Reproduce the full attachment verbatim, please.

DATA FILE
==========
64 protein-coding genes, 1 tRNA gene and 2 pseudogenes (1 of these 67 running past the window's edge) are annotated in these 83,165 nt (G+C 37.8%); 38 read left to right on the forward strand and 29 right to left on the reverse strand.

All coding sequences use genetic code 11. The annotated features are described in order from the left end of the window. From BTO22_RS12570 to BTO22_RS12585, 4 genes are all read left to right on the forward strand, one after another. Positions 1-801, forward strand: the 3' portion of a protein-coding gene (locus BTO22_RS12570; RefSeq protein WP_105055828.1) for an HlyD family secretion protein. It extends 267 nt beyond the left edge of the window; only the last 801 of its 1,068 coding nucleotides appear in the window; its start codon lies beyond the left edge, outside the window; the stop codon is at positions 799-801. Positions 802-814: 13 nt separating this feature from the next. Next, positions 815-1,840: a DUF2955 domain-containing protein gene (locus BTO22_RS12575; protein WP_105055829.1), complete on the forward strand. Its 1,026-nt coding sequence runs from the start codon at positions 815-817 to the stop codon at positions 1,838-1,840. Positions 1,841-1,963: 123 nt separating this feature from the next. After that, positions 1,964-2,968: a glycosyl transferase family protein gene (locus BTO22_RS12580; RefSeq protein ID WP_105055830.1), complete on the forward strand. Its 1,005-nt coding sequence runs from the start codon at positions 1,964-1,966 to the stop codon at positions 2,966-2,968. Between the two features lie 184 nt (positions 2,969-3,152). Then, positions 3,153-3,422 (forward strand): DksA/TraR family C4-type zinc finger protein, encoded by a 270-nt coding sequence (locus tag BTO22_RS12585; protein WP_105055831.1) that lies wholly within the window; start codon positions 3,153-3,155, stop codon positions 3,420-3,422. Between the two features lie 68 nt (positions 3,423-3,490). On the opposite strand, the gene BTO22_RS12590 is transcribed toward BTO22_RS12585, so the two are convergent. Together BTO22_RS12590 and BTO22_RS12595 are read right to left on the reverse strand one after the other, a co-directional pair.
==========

64 protein-coding genes, 1 tRNA gene and 2 pseudogenes (1 of these 67 running past the window's edge) are annotated in these 83,165 nt (G+C 37.8%); 38 read left to right on the forward strand and 29 right to left on the reverse strand.

All coding sequences use genetic code 11. The annotated features are described in order from the left end of the window. From BTO22_RS12570 to BTO22_RS12585, 4 genes are all read left to right on the forward strand, one after another. Positions 1-801, forward strand: the 3' portion of a protein-coding gene (locus BTO22_RS12570; RefSeq protein WP_105055828.1) for an HlyD family secretion protein. It extends 267 nt beyond the left edge of the window; only the last 801 of its 1,068 coding nucleotides appear in the window; its start codon lies beyond the left edge, outside the window; the stop codon is at positions 799-801. Positions 802-814: 13 nt separating this feature from the next. Next, positions 815-1,840: a DUF2955 domain-containing protein gene (locus BTO22_RS12575; protein WP_105055829.1), complete on the forward strand. Its 1,026-nt coding sequence runs from the start codon at positions 815-817 to the stop codon at positions 1,838-1,840. Positions 1,841-1,963: 123 nt separating this feature from the next. After that, positions 1,964-2,968: a glycosyl transferase family protein gene (locus BTO22_RS12580; RefSeq protein ID WP_105055830.1), complete on the forward strand. Its 1,005-nt coding sequence runs from the start codon at positions 1,964-1,966 to the stop codon at positions 2,966-2,968. Between the two features lie 184 nt (positions 2,969-3,152). Then, positions 3,153-3,422 (forward strand): DksA/TraR family C4-type zinc finger protein, encoded by a 270-nt coding sequence (locus tag BTO22_RS12585; protein WP_105055831.1) that lies wholly within the window; start codon positions 3,153-3,155, stop codon positions 3,420-3,422. Between the two features lie 68 nt (positions 3,423-3,490). On the opposite strand, the gene BTO22_RS12590 is transcribed toward BTO22_RS12585, so the two are convergent. Together BTO22_RS12590 and BTO22_RS12595 are read right to left on the reverse strand one after the other, a co-directional pair.